Illustration: Maja Moden
A team of UCLA-led researchers studying sleeping patterns among traditional peoples whose lifestyles closely resemble those of our evolutionary ancestors found that the industrialized world’s sleep habits do not differ much from those of our pre-industrial forebears.
“The argument has always been that modern life has reduced our sleep time below the amount our ancestors got, but our data indicate that this is a myth,” says Jerome Siegel, PhD, professor of psychiatry and biobehavioral sciences.
The researchers monitored sleep patterns among the Hadza, hunter-gatherers who live near the Serengeti National Park in Tanzania; the Tsimane, hunter-horticulturalists who live along the Andean foothills in Boliva; and the San, hunter-gatherers in the Kalahari Desert of Namibia. It is the first study of sleep habits of people who maintain foraging and traditional hunting lifestyles in the present day. Measurements included length of sleep during the summer and winter, body temperatures, environmental temperatures and the amount of light exposure.
One myth dispelled by the results is that people in earlier eras went to bed at sundown. The subjects of the study stayed awake an average of nearly three-and-a-half hours after sunset. “The fact that we all stay up hours after sunset is absolutely normal and does not appear to be a new development,” Dr. Siegel says.
Most of the people studied by Dr. Siegel’s team slept less than seven hours each night, clocking an average of six hours and 25 minutes. The amount is at the low end of sleep averages documented among adults in industrialized societies in Europe and America. The amount they slept also was found to vary with the seasons — less in the summer and more in the winter.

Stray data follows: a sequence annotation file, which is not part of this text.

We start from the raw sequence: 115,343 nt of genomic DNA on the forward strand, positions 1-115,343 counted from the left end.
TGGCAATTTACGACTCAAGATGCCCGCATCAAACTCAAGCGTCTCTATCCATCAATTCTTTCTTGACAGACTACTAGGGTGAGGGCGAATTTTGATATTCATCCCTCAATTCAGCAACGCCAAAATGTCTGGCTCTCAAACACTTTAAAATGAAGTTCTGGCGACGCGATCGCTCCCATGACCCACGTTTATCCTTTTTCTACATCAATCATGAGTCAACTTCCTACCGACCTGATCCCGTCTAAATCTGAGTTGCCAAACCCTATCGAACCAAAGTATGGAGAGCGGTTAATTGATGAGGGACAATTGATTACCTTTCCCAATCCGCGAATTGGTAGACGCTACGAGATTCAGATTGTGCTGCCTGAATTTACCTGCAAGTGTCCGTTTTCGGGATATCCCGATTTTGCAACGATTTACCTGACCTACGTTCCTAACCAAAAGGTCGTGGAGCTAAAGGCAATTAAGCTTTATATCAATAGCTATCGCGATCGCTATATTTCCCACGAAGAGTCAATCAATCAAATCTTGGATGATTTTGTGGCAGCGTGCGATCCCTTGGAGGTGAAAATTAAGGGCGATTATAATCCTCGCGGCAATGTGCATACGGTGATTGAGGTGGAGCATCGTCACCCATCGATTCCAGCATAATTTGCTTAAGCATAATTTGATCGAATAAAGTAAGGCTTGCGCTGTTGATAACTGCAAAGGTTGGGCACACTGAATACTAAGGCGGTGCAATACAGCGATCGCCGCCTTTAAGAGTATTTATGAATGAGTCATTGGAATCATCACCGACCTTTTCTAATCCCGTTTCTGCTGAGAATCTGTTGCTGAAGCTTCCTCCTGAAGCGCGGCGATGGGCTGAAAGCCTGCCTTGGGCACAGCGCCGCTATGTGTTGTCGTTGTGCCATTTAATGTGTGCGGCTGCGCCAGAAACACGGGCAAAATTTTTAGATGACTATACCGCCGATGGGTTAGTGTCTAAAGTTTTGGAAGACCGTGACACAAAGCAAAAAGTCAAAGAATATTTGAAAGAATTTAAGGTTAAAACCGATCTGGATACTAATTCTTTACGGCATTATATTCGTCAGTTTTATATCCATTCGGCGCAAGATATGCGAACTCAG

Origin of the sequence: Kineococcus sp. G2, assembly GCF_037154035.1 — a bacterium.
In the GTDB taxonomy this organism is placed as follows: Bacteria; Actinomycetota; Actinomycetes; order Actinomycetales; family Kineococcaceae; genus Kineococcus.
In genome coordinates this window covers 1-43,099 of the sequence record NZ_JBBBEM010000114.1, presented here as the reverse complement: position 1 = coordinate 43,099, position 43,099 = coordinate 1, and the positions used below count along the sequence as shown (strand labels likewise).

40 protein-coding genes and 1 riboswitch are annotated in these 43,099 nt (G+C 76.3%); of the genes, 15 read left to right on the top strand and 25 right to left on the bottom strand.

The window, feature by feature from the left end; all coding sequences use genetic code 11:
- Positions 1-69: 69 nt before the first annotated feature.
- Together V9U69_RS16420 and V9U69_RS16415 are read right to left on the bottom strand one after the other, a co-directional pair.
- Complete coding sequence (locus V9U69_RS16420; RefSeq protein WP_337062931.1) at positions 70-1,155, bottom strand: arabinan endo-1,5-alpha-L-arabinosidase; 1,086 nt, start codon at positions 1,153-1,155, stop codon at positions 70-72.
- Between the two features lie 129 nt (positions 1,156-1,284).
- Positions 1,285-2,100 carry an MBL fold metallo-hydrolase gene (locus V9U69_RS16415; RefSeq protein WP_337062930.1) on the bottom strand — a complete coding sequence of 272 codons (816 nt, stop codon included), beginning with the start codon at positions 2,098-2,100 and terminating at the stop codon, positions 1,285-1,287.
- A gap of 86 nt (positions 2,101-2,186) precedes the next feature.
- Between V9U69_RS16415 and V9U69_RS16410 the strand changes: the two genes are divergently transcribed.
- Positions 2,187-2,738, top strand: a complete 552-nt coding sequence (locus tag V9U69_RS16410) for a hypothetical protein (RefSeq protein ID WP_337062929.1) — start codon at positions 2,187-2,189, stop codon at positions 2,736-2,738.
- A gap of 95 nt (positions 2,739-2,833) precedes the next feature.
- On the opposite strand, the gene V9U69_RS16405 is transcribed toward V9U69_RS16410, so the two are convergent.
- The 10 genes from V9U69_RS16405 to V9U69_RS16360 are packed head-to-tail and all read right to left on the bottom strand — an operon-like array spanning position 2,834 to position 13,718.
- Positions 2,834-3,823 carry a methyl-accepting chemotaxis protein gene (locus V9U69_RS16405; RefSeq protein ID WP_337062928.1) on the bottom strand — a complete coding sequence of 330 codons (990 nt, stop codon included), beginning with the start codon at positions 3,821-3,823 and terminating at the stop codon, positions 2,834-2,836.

One recent history suggested that humans evolved to sleep in two shifts, a practice chronicled in early European documents. But the people Dr. Siegel’s team studied rarely woke for long after going to sleep. Dr. Siegel chalks up the discrepancy to a difference in latitudes. The groups of people studied live near the equator, as did our earliest ancestors; by contrast, early Europeans migrated from the equator to latitudes with much longer nights, which may have altered natural sleeping patterns, he says.
Insomnia was so rare among those studied that the San and the Tsimane do not have a word for the disorder, which affects more than 20 percent of Americans. The reason may have to do with sleep temperature. The people studied consistently slept during the nightly period of declining ambient temperature, Dr. Siegel found. Invariably, they woke when temperatures, having fallen all night, hit the lowest point in the 24-hour period. This was the case even when the lowest temperature occurred after daybreak. The pattern resulted in roughly the same wake-up time each morning, a habit long recommended for treating sleep disorders.
The team was surprised to find that all three groups receive their maximal light exposure in the morning. This suggests that morning light may have the most important role in regulating mood and the suprachiasmatic nucleus, a group of neurons that serve as the brain’s clock. Morning light is uniquely effective in treating depression. “Many of us may be suffering from the disruption of this ancient pattern,” Dr. Siegel says.
“Natural Sleep and Its Seasonal Variations in Three Pre-industrial Societies,” Current Biology, November 2, 2015